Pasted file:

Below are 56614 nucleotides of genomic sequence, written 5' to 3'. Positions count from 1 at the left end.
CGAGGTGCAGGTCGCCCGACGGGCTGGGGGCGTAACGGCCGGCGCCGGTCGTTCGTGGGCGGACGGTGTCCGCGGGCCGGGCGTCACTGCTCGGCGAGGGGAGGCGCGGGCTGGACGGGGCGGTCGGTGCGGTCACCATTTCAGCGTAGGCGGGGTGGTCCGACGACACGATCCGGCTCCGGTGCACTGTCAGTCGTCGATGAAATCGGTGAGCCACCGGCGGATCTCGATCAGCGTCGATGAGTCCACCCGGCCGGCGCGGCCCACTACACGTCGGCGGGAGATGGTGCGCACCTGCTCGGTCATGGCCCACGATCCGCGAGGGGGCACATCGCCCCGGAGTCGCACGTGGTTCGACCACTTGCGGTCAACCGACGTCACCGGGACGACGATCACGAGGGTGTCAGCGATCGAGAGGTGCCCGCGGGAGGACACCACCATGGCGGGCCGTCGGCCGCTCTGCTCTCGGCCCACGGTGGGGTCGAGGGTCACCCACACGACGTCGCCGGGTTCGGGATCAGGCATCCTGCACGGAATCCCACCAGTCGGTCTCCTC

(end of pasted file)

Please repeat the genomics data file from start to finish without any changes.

Below are 56614 nucleotides of genomic sequence, written 5' to 3'. Positions count from 1 at the left end.
CGAGGTGCAGGTCGCCCGACGGGCTGGGGGCGTAACGGCCGGCGCCGGTCGTTCGTGGGCGGACGGTGTCCGCGGGCCGGGCGTCACTGCTCGGCGAGGGGAGGCGCGGGCTGGACGGGGCGGTCGGTGCGGTCACCATTTCAGCGTAGGCGGGGTGGTCCGACGACACGATCCGGCTCCGGTGCACTGTCAGTCGTCGATGAAATCGGTGAGCCACCGGCGGATCTCGATCAGCGTCGATGAGTCCACCCGGCCGGCGCGGCCCACTACACGTCGGCGGGAGATGGTGCGCACCTGCTCGGTCATGGCCCACGATCCGCGAGGGGGCACATCGCCCCGGAGTCGCACGTGGTTCGACCACTTGCGGTCAACCGACGTCACCGGGACGACGATCACGAGGGTGTCAGCGATCGAGAGGTGCCCGCGGGAGGACACCACCATGGCGGGCCGTCGGCCGCTCTGCTCTCGGCCCACGGTGGGGTCGAGGGTCACCCACACGACGTCGCCGGGTTCGGGATCAGGCATCCTGCACGGAATCCCACCAGTCGGTCTCCTC